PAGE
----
While presidential candidates are eyeing Iowa for another reason, Microsoft is there this week--at the State Fair--to pitch its Airband solution to the rural broadband divide, a gap in broadband access it is now branding an "urgent national crisis" as it looks to lasso more spectrum from the government.
While some may be attending the fair to see the life-size butter cow or the "mutton Bustin' kids sheep-riding challenge, Microsoft is looking to attract fair-goers with some down (broadband) home talk about their "digital realities," the promise of "reliable, affordable, broadband," and maybe buttonhole a couple of baby-kissing pols for a conversation in the bargain.
Microsoft is pushing the FCC to allow more sharing of the "white spaces" in the broadcast band for unlicensed wireless, while broadcasters are more circumspect about the prospect, though willing to explore most of Microsoft's efforts, so long as broadcast signals are protected from interference, and from Microsoft's efforts to free up the first channel adjacent to broadcasters in the band for unlicensed use.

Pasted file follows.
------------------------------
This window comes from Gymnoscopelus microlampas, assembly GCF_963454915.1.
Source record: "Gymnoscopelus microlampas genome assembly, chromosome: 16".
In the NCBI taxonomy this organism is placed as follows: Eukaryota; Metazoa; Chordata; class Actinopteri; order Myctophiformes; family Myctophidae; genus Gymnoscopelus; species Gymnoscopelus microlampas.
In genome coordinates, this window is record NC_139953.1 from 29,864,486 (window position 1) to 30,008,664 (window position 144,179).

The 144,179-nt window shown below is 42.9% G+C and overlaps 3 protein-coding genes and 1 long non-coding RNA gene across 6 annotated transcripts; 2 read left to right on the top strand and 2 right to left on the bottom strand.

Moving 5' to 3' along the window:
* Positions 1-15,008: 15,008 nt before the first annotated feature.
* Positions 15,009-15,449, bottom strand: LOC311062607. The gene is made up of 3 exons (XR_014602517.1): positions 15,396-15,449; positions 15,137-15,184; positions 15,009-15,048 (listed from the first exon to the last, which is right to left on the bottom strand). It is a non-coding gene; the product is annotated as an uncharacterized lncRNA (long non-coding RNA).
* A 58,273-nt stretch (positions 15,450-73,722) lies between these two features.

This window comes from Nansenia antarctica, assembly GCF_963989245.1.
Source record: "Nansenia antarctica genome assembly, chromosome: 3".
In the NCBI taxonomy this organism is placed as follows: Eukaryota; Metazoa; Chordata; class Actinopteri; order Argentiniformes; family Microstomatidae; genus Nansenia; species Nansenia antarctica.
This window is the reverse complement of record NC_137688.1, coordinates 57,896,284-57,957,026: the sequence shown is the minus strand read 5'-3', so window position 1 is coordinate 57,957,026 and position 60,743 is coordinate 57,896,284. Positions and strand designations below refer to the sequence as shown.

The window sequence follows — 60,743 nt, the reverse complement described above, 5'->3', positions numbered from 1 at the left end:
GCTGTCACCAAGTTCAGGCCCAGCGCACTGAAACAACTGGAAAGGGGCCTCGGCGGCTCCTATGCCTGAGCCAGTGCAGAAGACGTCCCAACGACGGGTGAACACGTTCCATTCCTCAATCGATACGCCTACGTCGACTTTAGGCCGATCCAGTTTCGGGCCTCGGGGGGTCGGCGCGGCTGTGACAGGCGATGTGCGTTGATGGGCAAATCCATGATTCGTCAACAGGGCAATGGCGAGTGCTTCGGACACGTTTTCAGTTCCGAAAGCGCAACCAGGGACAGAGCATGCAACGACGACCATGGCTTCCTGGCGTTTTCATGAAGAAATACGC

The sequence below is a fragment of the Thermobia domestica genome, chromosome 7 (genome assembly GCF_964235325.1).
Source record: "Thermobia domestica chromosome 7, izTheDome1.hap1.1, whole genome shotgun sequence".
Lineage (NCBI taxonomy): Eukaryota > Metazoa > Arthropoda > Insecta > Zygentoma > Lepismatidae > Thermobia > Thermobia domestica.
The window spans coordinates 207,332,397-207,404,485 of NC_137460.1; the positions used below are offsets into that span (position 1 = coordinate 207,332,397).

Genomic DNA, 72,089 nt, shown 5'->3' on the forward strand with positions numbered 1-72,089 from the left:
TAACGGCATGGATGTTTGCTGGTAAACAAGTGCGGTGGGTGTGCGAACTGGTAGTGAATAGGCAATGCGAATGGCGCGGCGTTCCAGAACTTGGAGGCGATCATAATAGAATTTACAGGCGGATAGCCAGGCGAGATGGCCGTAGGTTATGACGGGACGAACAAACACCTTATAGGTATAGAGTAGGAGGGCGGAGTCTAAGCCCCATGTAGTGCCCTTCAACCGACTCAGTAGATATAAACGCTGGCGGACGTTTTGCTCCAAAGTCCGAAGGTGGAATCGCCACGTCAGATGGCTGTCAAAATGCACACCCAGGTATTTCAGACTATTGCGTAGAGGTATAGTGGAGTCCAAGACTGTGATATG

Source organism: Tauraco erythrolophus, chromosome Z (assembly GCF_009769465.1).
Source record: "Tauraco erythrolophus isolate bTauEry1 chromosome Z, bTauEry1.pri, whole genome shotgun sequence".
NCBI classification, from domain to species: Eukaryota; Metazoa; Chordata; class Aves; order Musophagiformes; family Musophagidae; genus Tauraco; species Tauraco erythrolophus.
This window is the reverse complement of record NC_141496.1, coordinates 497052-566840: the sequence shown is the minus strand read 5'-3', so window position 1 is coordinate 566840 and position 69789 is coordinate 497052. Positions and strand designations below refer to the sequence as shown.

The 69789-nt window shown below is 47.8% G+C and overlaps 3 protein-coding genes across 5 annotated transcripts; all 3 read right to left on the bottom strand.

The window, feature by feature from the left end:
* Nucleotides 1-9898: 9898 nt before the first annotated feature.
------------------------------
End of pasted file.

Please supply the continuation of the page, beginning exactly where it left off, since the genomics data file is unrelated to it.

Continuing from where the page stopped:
In an interview with C-SPAN, National Association of Broadcasters president Gordon Smith said broadcasters were now in a good place with Microsoft on white spaces after what he said was the computer company's launch of a PR campaign before it had a legislative policy campaign. But that does not include giving up that buffer channel, which NAB continues to signal is too close for comfort.
In a blog post Thursday (Aug. 8), Shelley McKinley, head of technology and corporate responsibility for Microsoft said it has been clear the deployment gap is a crisis "for some time," which is why it is pusing its Airband initiative, which is scheduled to reach 3 million poeple in "unserved" rural areas by 2020.
McKinley did not name Sen. Elizabeth Warren (D-Mass.), who just announced her own rural broadband plan, though she did write that it was "encouraging" to see new proposals introduced by Democratic candidates.
Broadcasters have said that if Microsoft's Airband initiative is really focused on the rural divide, there is plenty of open spectrum to use without getting too close to existing broadcasters. But McKinley said that there are broadband "deserts" in urban areas, too, "where costs can be unaffordable and availability non-existent."
"To be sure, there are efforts underway to provide the funding and assistance needed to expand broadband coverage for rural areas, by the administration, Congress, governors and the private sector," she conceded, "including Microsoft and our Airband partners. But much more needs to be done to translate proposals into action."